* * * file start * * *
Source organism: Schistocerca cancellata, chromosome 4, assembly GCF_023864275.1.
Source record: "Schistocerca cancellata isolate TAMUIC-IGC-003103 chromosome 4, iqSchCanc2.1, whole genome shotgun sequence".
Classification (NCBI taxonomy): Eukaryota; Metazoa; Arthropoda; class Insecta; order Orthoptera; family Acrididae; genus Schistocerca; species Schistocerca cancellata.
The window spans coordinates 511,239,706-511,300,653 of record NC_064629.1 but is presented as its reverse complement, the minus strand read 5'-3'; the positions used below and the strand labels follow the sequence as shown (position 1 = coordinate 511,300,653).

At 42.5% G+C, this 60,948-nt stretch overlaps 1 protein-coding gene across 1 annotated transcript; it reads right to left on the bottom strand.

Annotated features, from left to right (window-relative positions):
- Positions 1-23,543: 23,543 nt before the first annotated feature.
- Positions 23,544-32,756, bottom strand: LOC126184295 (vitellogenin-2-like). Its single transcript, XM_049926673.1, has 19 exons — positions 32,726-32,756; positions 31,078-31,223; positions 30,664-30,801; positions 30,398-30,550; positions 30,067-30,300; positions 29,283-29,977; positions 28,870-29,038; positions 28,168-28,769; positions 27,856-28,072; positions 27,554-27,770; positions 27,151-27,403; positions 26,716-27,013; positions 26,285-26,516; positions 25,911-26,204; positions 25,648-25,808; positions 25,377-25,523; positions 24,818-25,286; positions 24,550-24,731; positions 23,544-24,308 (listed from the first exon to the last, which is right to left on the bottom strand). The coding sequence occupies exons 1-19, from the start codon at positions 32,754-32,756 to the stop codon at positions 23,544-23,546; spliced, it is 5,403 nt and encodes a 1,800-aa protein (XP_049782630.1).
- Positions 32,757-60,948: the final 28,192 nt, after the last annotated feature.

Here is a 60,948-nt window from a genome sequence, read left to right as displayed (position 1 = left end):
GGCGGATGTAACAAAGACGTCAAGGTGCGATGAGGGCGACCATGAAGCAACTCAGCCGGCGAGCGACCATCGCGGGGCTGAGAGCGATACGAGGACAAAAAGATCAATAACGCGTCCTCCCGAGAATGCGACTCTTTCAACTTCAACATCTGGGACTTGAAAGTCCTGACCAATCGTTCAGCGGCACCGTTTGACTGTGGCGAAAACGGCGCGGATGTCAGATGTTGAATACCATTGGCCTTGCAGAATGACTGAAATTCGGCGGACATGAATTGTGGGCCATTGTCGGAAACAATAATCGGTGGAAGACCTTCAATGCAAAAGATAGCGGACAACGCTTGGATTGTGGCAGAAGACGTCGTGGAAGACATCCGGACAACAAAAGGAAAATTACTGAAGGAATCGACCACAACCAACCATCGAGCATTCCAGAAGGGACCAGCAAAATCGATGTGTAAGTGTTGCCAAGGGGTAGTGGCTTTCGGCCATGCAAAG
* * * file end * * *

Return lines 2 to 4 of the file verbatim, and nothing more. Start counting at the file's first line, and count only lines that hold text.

Source record: "Schistocerca cancellata isolate TAMUIC-IGC-003103 chromosome 4, iqSchCanc2.1, whole genome shotgun sequence".
Classification (NCBI taxonomy): Eukaryota; Metazoa; Arthropoda; class Insecta; order Orthoptera; family Acrididae; genus Schistocerca; species Schistocerca cancellata.
The window spans coordinates 511,239,706-511,300,653 of record NC_064629.1 but is presented as its reverse complement, the minus strand read 5'-3'; the positions used below and the strand labels follow the sequence as shown (position 1 = coordinate 511,300,653).